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English and American Shipboard Carpenters.ca. 1725-1825
Brenda Joseph McDermott
Thesis: May 2000
Maritime Historians who write of life at sea have tended to focus their research either on the seamen or on the chief officers. Little has been said about the group of lesser officers situated between those two groups. These men were mainly specialists who helped maintain the ship and did much to ensure its smooth operation. The carpenter was one such specialist, and this thesis employs an interdisciplinary approach combining history, archaeology, and ethnography to illuminate the shipboard duties of the carpenter, and to explore where he fit in the crew hierarchy; how he was compensated; where he worked and lived aboard ship; what types of tools he used and for what purpose; and even gain a glimpse of his personal character. The historical research consists of a comprehensive review of eighteenth-and early nineteenth-century maritime documentation (e.g., British Admiralty regulations, ships logs, sailors' diaries). The archaeological analysis includes a catalog of artifacts, mainly carpentry tools, from two shipwrecks dating to the American War for Independence: the American privateer Defence in Maine, and the British collier Betsy in Virginia. The ethnographic analysis consists of several surveys from this century of how shipwrights used specific tools in constructing wooden vessels.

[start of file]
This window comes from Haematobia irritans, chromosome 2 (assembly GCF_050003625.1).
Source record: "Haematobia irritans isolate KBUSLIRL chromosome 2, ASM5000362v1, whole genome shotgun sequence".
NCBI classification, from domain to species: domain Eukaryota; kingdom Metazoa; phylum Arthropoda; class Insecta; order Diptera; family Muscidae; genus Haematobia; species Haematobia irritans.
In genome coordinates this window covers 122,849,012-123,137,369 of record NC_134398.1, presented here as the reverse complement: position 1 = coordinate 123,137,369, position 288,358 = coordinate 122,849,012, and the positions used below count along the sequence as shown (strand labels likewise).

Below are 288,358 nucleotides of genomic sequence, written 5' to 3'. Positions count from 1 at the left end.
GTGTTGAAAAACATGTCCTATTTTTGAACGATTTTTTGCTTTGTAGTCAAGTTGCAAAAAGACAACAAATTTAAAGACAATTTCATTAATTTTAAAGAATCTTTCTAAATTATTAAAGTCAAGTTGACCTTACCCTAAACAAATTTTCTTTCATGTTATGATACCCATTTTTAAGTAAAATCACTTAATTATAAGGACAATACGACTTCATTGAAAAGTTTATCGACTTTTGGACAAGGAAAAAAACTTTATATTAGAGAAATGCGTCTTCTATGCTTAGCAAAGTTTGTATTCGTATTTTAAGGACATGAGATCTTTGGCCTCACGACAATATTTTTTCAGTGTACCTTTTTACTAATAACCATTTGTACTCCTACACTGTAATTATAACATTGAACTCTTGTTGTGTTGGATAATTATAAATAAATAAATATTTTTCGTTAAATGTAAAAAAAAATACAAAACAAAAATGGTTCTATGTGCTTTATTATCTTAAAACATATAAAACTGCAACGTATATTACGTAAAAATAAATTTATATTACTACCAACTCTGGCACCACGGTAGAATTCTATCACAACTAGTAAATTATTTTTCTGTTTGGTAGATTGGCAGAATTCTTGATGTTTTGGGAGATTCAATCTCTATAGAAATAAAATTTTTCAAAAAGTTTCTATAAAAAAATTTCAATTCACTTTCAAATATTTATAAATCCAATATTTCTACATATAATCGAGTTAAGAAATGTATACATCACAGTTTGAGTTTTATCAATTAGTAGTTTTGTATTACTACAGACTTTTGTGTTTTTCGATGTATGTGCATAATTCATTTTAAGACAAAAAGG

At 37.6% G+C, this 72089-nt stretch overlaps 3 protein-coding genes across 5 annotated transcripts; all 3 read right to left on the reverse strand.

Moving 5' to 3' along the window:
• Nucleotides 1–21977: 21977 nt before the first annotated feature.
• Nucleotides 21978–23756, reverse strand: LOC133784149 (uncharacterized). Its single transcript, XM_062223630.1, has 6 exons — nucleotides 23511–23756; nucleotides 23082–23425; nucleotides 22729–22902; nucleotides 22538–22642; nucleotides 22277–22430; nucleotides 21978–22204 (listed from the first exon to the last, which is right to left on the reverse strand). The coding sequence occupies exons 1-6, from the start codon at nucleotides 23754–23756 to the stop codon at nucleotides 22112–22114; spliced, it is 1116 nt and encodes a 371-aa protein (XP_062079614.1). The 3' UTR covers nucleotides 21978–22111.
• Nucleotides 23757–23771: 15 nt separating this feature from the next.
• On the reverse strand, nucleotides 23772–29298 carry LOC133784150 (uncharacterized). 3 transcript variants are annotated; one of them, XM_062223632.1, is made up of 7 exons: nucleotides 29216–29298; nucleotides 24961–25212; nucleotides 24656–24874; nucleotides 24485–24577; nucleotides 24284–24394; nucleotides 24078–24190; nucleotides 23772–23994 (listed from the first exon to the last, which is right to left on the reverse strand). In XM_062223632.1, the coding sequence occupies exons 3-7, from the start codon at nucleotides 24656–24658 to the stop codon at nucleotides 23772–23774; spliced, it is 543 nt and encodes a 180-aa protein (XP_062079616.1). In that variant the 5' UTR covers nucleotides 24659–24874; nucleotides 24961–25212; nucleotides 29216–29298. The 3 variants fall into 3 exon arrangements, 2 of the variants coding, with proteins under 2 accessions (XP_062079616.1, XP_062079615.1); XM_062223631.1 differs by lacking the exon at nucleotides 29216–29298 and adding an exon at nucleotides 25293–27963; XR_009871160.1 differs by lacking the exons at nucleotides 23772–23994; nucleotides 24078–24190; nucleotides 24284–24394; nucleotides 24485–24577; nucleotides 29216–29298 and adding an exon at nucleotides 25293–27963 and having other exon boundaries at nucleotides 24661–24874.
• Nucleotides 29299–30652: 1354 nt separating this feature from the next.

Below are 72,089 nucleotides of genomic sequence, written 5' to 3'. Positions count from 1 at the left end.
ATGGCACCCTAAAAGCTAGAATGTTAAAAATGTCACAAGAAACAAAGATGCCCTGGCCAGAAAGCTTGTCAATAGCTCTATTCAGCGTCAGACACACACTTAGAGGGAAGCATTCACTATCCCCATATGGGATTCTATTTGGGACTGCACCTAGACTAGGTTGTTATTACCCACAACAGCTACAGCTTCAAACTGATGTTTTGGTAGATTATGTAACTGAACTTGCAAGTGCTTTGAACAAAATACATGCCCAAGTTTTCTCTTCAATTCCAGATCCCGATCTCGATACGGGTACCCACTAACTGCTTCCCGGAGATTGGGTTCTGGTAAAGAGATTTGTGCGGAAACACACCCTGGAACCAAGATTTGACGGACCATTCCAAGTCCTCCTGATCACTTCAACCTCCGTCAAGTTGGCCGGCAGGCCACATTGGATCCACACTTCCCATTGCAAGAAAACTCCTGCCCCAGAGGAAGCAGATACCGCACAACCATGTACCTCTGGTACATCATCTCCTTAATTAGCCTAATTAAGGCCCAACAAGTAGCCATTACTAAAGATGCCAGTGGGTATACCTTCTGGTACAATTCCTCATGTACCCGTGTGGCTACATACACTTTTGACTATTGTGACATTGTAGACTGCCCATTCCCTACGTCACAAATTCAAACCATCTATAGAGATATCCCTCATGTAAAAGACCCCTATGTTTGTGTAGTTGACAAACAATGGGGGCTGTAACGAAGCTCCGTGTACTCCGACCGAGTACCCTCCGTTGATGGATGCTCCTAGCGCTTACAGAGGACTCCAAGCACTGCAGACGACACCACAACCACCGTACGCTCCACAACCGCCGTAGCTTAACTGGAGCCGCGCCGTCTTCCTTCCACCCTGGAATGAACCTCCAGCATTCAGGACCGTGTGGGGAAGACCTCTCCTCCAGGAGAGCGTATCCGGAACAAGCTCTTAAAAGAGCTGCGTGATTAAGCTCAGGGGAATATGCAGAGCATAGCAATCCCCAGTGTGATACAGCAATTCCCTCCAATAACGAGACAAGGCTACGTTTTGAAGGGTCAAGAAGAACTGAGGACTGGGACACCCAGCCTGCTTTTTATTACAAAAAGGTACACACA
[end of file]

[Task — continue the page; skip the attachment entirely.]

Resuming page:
The evidence indicates that in the various maritime services examined, the Royal Navy, the Continental Navy, the American state navies, the United States Navy, privateers, and merchant ships, all carpenters performed the same basic duties and generally worked under the same conditions. It was in terms of compensation and career possibilities that the Royal Navy seems to have possessed an advantage over the others. As for the specific shipwrecks, it is concluded that defence had a professional carpenter in its complement, but that Betsy likely had a regular seaman performing those duties.
PDF not available by request of the author.